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Winter storm hits Colorado; cancellations, delays for schools in the Colorado Springs area

By: Lisa Walton and Matt Steiner
January 30, 2014 Updated: January 31, 2014 at 3:05 pm
Caption +
Cars drive along I25 near the Baptist Road exit as snow continues to fall across the Colorado Springs area. (Michael Ciaglo)

Snow began falling throughout the Pikes Peak region overnight Thursday into Friday morning -- part of back-to-back storm systems that are expected to hit the area with several inches throughout the weekend.

The National Weather Service in Pueblo is predicting that between three and six inches of new snow will fall through Saturday morning in Colorado Springs.

Monument can expect an addition four to eight inches of snow and southeast El Paso County between one and three inches in that same time period, the Weather Service said in a tweet.

An avalanche near Monarch Ski Area around 2 p.m. closed Highway 50 in the area, according to a Tweet from the Colorado State Patrol. Troopers are on scene assesing the situation. No initial injuries have been reported, according to a CSP Tweet.

Troy Stover, the operations manager at the city's airport, said Friday that 2 inches fell overnight from on and off light and heavy snowfall.

"We started snow removal about 10 p.m. (Thursday) and have been in snow removal all night long," Stover said. "Flights are moving pretty much on time. We’re seeing some minor delays for the deicing of aircraft but for the most part things are normal.”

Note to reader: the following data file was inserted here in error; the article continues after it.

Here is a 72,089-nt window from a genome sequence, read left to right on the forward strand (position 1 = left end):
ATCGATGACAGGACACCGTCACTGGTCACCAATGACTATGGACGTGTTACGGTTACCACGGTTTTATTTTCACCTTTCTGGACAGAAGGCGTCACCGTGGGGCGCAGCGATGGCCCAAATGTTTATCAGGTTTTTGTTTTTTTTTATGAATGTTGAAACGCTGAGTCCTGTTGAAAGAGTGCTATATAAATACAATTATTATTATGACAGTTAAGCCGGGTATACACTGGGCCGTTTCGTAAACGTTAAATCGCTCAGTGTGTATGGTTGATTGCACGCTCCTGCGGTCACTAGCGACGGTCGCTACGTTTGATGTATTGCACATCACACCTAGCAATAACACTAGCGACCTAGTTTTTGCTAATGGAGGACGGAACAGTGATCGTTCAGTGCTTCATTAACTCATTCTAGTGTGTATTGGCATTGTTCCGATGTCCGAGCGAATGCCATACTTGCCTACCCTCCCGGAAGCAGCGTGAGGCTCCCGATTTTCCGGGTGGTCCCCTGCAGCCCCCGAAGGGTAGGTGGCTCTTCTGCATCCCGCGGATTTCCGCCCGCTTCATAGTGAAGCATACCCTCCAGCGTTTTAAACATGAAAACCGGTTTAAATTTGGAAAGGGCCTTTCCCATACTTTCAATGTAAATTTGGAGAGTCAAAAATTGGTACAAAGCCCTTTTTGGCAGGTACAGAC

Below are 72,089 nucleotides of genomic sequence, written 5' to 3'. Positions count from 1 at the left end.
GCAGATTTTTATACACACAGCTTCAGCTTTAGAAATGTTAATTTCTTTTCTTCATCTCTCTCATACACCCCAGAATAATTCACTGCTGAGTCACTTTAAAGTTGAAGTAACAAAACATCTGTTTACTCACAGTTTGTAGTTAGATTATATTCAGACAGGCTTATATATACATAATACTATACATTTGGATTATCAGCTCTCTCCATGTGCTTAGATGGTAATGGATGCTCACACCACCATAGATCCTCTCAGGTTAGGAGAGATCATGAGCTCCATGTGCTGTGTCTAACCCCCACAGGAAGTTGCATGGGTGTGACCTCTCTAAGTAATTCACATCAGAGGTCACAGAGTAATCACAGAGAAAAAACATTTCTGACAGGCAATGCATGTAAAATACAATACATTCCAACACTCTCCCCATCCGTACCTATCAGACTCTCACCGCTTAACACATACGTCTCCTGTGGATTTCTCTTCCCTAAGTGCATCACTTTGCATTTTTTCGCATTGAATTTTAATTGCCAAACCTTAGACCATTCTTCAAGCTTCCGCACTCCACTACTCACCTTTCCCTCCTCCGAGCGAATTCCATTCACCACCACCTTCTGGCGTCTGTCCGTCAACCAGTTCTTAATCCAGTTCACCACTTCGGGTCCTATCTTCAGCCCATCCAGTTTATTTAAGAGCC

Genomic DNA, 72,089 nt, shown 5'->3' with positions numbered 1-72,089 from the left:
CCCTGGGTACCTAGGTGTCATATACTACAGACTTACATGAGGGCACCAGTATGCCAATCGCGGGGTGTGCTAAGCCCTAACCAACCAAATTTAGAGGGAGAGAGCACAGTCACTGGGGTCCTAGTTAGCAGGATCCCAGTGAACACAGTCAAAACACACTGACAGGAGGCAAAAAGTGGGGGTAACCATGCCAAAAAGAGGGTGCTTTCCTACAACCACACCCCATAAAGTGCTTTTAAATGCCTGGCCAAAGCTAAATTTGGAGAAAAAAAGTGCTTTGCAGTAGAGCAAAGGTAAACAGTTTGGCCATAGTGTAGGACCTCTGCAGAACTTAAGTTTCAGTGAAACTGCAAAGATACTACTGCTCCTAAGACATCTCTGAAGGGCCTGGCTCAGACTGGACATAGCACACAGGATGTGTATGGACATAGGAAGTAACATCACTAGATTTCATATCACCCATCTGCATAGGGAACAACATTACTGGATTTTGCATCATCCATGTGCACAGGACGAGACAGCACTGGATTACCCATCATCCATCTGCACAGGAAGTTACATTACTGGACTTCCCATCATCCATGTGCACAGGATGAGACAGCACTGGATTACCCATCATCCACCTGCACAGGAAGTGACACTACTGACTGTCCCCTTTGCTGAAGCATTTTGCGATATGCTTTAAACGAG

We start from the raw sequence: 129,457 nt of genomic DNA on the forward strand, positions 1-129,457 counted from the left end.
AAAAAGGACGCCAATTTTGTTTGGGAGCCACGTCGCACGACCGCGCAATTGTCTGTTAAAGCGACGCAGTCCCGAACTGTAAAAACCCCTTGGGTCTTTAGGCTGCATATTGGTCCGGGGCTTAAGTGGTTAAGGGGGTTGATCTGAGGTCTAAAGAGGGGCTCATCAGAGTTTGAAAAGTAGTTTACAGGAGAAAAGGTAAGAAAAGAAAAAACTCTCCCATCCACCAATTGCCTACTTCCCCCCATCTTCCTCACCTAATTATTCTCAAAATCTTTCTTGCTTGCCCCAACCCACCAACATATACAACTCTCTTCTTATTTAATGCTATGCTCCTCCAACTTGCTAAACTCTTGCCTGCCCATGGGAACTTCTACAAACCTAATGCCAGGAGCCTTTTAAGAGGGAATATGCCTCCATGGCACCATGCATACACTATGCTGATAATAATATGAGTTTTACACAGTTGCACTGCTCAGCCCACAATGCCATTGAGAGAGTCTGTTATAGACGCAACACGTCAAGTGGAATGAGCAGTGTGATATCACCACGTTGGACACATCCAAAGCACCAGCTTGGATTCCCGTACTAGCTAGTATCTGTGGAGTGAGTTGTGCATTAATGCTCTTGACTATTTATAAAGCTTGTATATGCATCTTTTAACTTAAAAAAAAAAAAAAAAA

A second system is expected to move into the Pikes Peak region Friday afternoon, bringing the possibility of another 2 to 4 inches of snow. A third system is forecast for Monday, according to the National Weather Service

Several school districts were delayed and Lewis-Palmer District 38, Manitou Springs District 14, canceled classes Friday because of the winter weather.

Delays are also reported at Fort Carson, the Air Force Academy and Cheyenne Mountain Air Force Station.

Click here for up-to-the-minute closings and delays.

Much of Teller County, including Woodland Park, was reporting about 3 inches of snow overnight. A spokesperson with the Teller County Sheriff's Office said just before 8 a.m. that there were no major problems because of the weather, the plows were out doing there thing and it was "a normal mountain day."


Snow in Denver didn't meet predicted levels, but the same can't be said for the mountains, which did get 22 inches in Crested Butte, 18 inches in Aspen Mountain and 24 inches in Aspen Mountain.

Temperatures in the mountains on Friday will rise into the 20s and drop to the teens Friday night. Another 1 to 4 inches of snow could fall Friday.

Denver International Airport officials said more than 2 inches of snow hit the airport overnight and another 3 inches is expected by Saturday morning. By 7 a.m. Friday, the snow had "pushed east of DIA" and dry conditions were expected through late afternoon Friday.